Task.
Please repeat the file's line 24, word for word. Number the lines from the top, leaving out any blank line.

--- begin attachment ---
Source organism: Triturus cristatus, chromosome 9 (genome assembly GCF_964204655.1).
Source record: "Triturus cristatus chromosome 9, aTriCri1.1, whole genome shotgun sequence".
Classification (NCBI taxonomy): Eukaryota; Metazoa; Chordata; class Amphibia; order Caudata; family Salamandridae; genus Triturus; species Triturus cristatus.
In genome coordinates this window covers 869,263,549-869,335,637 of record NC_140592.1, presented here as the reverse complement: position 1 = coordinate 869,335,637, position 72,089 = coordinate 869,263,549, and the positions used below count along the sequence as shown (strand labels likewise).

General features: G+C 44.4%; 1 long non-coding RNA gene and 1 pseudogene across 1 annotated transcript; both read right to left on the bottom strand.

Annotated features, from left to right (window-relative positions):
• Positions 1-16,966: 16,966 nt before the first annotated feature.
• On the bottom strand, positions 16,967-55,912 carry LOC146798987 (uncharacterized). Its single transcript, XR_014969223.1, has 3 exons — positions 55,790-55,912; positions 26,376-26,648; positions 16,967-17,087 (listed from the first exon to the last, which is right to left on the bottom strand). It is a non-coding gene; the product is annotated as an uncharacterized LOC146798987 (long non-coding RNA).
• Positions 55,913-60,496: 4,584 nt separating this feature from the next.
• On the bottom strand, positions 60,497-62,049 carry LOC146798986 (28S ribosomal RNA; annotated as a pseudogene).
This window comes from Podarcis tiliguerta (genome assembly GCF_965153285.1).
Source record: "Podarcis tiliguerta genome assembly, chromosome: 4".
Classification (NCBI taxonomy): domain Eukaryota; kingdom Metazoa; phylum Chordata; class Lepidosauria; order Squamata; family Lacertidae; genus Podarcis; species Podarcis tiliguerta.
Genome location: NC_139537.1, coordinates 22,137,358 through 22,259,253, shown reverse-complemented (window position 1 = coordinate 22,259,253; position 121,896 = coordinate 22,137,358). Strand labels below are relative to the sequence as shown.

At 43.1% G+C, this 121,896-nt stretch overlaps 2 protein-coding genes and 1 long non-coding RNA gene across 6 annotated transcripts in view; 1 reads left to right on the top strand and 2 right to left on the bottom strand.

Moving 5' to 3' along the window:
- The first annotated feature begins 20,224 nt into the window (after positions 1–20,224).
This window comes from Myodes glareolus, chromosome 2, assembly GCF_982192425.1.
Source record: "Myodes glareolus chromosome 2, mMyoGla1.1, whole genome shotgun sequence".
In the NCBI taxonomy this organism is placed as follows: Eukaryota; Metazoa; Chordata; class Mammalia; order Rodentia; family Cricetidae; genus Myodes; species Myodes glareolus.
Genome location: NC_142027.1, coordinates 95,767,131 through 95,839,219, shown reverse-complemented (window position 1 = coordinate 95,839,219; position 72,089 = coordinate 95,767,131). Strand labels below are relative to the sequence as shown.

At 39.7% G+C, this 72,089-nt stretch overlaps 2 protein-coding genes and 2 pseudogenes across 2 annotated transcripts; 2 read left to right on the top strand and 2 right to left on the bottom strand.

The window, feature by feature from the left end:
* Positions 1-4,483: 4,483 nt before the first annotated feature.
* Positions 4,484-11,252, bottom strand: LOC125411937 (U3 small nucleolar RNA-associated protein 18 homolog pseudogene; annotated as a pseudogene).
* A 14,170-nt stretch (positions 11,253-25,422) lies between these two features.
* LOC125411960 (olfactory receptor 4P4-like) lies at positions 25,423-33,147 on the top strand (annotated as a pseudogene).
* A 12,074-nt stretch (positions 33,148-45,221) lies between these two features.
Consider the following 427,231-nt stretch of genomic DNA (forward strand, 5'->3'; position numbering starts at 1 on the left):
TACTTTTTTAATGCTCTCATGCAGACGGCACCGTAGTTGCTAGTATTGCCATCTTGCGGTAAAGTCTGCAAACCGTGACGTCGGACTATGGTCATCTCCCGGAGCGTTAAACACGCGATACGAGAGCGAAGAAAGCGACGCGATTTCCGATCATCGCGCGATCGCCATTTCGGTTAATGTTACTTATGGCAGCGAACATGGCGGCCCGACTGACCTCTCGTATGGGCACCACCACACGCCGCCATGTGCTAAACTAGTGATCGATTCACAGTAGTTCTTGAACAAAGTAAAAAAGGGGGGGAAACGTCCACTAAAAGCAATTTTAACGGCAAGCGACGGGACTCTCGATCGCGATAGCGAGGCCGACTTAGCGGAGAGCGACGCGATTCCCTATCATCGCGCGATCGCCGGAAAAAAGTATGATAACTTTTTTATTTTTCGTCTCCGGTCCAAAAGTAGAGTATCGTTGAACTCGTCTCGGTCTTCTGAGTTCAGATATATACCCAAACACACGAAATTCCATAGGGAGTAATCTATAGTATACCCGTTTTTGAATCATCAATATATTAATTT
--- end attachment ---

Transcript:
* Positions 1-4,483: 4,483 nt before the first annotated feature.